Key Secrets To Successful Delegation

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By Lynn Homisak, PRT

Clarify the job. Being vague sets your staff up for failure. Provide a complete and accurate description of the job they are about to undertake as well as the reasons why they are undertaking this endeavor. Remember, simply telling someone is not the same as teaching him or her. Proactively take the time to show a staffer how he or she should do the task. Explain as you go along and review possible roadblocks and solutions. Be sure to inform staffers as to whether there is a deadline they need to be aware of so they can prioritize effectively. Finally, make the necessary resources available and provide coaching that allows them to be successful in their efforts.

Manage the job. Just because you passed it on, it does not mean you cannot stay involved by reviewing progress or providing needed supervision. The challenge is learning to differentiate between managing and micromanaging. Micromanaging (a.k.a. nitpicking, controlling, breathing down someone’s neck, meddling, interfering) restricts independent thinking and creative ideas. Do you wonder why? Realize that someone else may have an approach different than yours and yet can achieve similar results. While it may be painful for you to accept at first, allow the staffer to take an alternate path. It might even be a better one.

Convey your expectations and insist on quality as an end result. If you become too lenient and let mistakes go unacknowledged, you will end up redoing the work and, when all is said and done, will have accomplished nothing. People are not mind readers. Unless you successfully communicate your expectations, they cannot possibly understand how best to meet them.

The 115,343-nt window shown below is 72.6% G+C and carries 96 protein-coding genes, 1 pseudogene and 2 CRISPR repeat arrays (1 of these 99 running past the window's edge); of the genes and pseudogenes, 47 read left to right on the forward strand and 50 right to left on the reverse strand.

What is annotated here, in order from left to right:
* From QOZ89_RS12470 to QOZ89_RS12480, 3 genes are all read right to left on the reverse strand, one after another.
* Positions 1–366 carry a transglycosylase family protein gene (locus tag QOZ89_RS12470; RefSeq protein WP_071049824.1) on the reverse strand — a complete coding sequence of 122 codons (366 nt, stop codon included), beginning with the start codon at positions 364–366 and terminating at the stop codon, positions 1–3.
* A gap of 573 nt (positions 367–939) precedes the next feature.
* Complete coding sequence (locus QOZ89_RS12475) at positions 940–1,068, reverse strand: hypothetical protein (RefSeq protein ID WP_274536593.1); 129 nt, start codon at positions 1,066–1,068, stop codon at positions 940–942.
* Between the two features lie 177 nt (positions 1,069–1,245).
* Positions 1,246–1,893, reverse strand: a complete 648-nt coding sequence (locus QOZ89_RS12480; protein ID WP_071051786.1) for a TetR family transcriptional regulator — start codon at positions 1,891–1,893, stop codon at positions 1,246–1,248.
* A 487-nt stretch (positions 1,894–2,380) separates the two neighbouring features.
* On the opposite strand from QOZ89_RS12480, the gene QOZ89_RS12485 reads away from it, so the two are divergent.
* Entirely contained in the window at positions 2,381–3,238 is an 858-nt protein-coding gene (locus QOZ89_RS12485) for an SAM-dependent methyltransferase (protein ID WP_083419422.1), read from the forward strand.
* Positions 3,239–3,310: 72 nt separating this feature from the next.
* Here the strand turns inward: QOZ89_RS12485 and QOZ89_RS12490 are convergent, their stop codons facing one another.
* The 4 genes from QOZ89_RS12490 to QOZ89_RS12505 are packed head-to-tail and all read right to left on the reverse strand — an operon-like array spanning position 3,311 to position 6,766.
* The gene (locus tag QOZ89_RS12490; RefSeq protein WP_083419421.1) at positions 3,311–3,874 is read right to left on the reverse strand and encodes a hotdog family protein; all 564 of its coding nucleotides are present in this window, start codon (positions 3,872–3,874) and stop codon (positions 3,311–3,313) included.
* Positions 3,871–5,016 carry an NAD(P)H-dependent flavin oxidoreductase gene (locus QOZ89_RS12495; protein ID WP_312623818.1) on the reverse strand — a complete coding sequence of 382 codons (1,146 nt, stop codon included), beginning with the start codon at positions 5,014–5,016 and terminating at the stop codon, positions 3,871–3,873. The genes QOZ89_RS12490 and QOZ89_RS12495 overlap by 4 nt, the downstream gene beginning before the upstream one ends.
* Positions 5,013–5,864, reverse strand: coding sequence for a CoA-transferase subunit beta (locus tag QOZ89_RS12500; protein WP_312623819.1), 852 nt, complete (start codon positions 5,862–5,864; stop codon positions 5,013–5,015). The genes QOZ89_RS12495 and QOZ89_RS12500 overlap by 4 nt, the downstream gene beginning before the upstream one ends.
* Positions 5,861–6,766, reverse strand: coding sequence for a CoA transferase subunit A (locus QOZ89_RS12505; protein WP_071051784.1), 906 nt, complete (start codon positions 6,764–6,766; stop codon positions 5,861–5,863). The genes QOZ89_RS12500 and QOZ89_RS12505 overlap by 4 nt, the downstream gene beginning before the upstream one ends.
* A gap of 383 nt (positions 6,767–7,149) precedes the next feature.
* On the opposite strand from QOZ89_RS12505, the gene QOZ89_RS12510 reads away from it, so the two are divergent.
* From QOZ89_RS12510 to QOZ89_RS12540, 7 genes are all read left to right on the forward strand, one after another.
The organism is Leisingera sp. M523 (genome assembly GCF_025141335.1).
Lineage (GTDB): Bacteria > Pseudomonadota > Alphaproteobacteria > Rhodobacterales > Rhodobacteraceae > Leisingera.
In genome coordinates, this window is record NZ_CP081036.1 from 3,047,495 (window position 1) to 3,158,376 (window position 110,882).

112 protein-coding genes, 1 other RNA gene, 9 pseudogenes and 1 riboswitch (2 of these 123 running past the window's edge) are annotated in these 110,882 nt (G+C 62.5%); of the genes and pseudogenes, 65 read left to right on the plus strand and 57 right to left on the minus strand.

Provide incentive. Praise and reward the action, especially for a job well done.  Everyone likes to feel his or her work and efforts are appreciated. When praising, be specific. Do not just mumble “nice job” as you pass by. Even if you mean it, it comes across as an insincere, empty attempt at praise. Instead, spell out why you are praising a particular staffer. “Sue, the patient history you took today was very thorough … It made my work much easier.” Rewards for excelling at a given job or task are a great morale builder. In fact, building self-confidence, providing incentives, showing appreciation and rewarding good behavior often results in repeated good behavior.  

In Conclusion

I have found that many doctors (by their own admission and for whatever reason) have difficulty “letting go.” They were trained (and feel obligated) to carry out the task by themselves and do not give a second thought that these tasks could possibly be successfully transferred to someone of equal competence. It is analogous to the “I would rather do it myself” syndrome except there is currently no magical antidote capable of changing one’s behaviors.

Change is still something we must do for ourselves and we can (change) if the reasons for doing so (or the consequences of not doing so) are understood and accepted. 

I can tell you that new, revenue-generated opportunities exist in your practice if you are willing to commit to making moderate changes. Take your practice to the next level by simply removing some basic time-consuming tasks off your plate and delegating them to your very capable, trained staff. Follow the guidelines shown above and put that “do it yourself syndrome” to rest for good.

For related articles, see “How To Maximize Staff Productivity” in the November 2005 issue of Podiatry Today. Also check out the archives at

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